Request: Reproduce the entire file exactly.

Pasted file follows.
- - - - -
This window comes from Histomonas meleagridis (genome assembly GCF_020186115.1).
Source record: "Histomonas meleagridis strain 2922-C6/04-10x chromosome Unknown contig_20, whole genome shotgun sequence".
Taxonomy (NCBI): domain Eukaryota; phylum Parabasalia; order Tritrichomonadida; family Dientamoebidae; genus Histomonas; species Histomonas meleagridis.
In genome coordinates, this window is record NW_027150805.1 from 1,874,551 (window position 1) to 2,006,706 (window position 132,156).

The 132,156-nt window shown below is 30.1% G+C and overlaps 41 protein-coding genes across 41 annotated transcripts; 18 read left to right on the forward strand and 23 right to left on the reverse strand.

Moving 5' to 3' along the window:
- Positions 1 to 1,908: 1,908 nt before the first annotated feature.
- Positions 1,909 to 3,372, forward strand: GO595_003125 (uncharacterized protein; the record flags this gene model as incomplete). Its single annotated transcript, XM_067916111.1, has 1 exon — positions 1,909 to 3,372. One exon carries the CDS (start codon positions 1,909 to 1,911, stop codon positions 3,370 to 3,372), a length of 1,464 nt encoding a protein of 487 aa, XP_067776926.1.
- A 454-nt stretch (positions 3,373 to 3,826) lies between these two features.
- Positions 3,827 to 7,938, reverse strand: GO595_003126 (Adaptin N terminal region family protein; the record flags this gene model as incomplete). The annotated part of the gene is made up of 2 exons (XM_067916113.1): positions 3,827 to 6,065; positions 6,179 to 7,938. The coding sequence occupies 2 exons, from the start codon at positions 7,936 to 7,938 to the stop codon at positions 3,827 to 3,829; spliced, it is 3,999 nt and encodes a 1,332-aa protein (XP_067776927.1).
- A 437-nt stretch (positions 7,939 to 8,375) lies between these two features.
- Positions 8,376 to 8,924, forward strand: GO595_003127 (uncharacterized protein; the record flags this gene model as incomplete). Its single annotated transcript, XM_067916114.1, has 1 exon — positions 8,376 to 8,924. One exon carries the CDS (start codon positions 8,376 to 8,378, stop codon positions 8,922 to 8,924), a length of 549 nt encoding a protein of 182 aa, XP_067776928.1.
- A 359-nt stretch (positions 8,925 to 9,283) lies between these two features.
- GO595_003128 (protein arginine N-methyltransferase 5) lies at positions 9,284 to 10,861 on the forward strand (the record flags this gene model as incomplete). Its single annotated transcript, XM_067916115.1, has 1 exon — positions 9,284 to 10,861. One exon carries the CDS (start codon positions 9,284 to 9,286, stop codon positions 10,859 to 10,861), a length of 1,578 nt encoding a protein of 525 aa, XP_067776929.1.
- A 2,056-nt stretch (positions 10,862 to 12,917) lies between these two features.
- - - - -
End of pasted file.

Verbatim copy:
This window comes from Histomonas meleagridis (genome assembly GCF_020186115.1).
Source record: "Histomonas meleagridis strain 2922-C6/04-10x chromosome Unknown contig_20, whole genome shotgun sequence".
Taxonomy (NCBI): domain Eukaryota; phylum Parabasalia; order Tritrichomonadida; family Dientamoebidae; genus Histomonas; species Histomonas meleagridis.
In genome coordinates, this window is record NW_027150805.1 from 1,874,551 (window position 1) to 2,006,706 (window position 132,156).

The 132,156-nt window shown below is 30.1% G+C and overlaps 41 protein-coding genes across 41 annotated transcripts; 18 read left to right on the forward strand and 23 right to left on the reverse strand.

Moving 5' to 3' along the window:
- Positions 1 to 1,908: 1,908 nt before the first annotated feature.
- Positions 1,909 to 3,372, forward strand: GO595_003125 (uncharacterized protein; the record flags this gene model as incomplete). Its single annotated transcript, XM_067916111.1, has 1 exon — positions 1,909 to 3,372. One exon carries the CDS (start codon positions 1,909 to 1,911, stop codon positions 3,370 to 3,372), a length of 1,464 nt encoding a protein of 487 aa, XP_067776926.1.
- A 454-nt stretch (positions 3,373 to 3,826) lies between these two features.
- Positions 3,827 to 7,938, reverse strand: GO595_003126 (Adaptin N terminal region family protein; the record flags this gene model as incomplete). The annotated part of the gene is made up of 2 exons (XM_067916113.1): positions 3,827 to 6,065; positions 6,179 to 7,938. The coding sequence occupies 2 exons, from the start codon at positions 7,936 to 7,938 to the stop codon at positions 3,827 to 3,829; spliced, it is 3,999 nt and encodes a 1,332-aa protein (XP_067776927.1).
- A 437-nt stretch (positions 7,939 to 8,375) lies between these two features.
- Positions 8,376 to 8,924, forward strand: GO595_003127 (uncharacterized protein; the record flags this gene model as incomplete). Its single annotated transcript, XM_067916114.1, has 1 exon — positions 8,376 to 8,924. One exon carries the CDS (start codon positions 8,376 to 8,378, stop codon positions 8,922 to 8,924), a length of 549 nt encoding a protein of 182 aa, XP_067776928.1.
- A 359-nt stretch (positions 8,925 to 9,283) lies between these two features.
- GO595_003128 (protein arginine N-methyltransferase 5) lies at positions 9,284 to 10,861 on the forward strand (the record flags this gene model as incomplete). Its single annotated transcript, XM_067916115.1, has 1 exon — positions 9,284 to 10,861. One exon carries the CDS (start codon positions 9,284 to 9,286, stop codon positions 10,859 to 10,861), a length of 1,578 nt encoding a protein of 525 aa, XP_067776929.1.
- A 2,056-nt stretch (positions 10,862 to 12,917) lies between these two features.